Oil & Gas Editorial: Epiphany And Kings From The East Bearing Gifts

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Tim Haïdar

On January 6th, adherents of the Christian faith celebrated Epiphany, the observance of the visit of the gift-bearing Magi, three kings from the East, to the newborn Christ child in Judea in the 15th year of the rule of Tiberius Caesar. 

As the festive season drew to a close, the oil and gas world welcomed the price of a barrel “comfortably” over $50 for the first time in a long time, the gift from kings in the East this time manifesting not as gold, frankincense and myrrh but a production cut by the Organisation of Petroleum Exporting Countries (OPEC).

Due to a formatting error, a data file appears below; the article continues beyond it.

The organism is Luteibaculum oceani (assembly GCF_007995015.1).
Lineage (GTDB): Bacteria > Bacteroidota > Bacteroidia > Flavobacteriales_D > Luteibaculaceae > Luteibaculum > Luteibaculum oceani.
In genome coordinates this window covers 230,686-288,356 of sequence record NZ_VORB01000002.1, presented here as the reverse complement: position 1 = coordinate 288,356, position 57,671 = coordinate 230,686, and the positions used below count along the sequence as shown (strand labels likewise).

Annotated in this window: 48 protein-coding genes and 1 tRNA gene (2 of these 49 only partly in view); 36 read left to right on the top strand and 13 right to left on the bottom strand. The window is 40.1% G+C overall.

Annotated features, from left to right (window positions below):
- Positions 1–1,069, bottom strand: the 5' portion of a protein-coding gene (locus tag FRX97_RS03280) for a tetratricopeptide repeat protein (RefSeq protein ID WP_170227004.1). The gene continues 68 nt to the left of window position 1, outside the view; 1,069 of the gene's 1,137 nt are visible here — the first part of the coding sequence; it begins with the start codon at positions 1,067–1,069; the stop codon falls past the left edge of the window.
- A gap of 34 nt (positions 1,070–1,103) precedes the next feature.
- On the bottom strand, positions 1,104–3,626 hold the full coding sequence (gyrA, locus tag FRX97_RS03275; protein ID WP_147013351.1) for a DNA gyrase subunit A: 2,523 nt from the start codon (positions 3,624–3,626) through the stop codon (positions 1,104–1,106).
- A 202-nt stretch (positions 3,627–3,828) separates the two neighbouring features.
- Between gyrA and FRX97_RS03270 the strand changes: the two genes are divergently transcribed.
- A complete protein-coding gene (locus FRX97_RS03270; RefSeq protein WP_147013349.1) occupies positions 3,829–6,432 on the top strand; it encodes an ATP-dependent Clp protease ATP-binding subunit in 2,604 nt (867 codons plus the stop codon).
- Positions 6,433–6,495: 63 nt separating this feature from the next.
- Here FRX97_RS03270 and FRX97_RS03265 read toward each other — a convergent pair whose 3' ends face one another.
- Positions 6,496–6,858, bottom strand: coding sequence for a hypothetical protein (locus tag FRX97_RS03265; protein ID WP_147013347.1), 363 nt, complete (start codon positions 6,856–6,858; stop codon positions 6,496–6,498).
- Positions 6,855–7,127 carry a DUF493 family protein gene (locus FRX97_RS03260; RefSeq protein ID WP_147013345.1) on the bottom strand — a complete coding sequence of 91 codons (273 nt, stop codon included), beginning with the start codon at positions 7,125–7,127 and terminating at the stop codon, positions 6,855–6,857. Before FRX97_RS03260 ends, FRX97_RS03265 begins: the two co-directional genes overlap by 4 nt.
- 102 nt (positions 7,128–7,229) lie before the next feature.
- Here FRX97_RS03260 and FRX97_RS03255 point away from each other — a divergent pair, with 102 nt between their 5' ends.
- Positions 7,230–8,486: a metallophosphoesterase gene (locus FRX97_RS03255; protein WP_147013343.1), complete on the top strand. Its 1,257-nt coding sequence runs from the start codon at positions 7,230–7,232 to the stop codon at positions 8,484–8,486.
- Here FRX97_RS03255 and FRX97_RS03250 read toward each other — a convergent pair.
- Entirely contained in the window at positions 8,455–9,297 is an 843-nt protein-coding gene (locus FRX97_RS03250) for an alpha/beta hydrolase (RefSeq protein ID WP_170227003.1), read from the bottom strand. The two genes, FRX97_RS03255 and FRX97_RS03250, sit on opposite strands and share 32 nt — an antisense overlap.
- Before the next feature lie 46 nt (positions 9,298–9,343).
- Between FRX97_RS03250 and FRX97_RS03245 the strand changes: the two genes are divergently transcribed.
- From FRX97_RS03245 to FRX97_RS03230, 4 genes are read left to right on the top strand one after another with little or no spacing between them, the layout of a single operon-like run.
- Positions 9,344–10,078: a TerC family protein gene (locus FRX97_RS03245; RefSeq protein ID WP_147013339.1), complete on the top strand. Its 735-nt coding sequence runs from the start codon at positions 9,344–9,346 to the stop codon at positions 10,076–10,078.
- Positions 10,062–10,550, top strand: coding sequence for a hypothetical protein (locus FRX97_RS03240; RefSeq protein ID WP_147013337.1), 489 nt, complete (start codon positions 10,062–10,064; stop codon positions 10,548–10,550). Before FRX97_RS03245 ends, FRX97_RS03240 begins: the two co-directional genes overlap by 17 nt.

After the oil price dive that has cost the hydrocarbons industry more than a quarter of a million jobs and seen record bankruptcies since 2014, the miners of the Black Gold will be hoping for an easier journey as 2017 unfolds. But is that a case of wishful thinking at loggerheads with fiscal and geopolitical reality?

Oil discoveries plummeted to 60-year lows in 2016, which will do much to buoy the hopes of oversupply evaporating gradually over the course of the next 12 months, but the halcyon days of oil even touching the $80 mark are a mere pipe dream, absent a catalysing event of geopolitical import: Russia turning off the spigot to Western Europe's gas supply, the closing of a major energy chokepoint like the Straits of Hormuz, or World War III, for example.

Next week we will be publishing an in-depth analysis of a number of the factors that we think will shape the energy fold and the world at large in 2017. Strap in and brace yourselves, it looks like we are in for a bumpy ride…..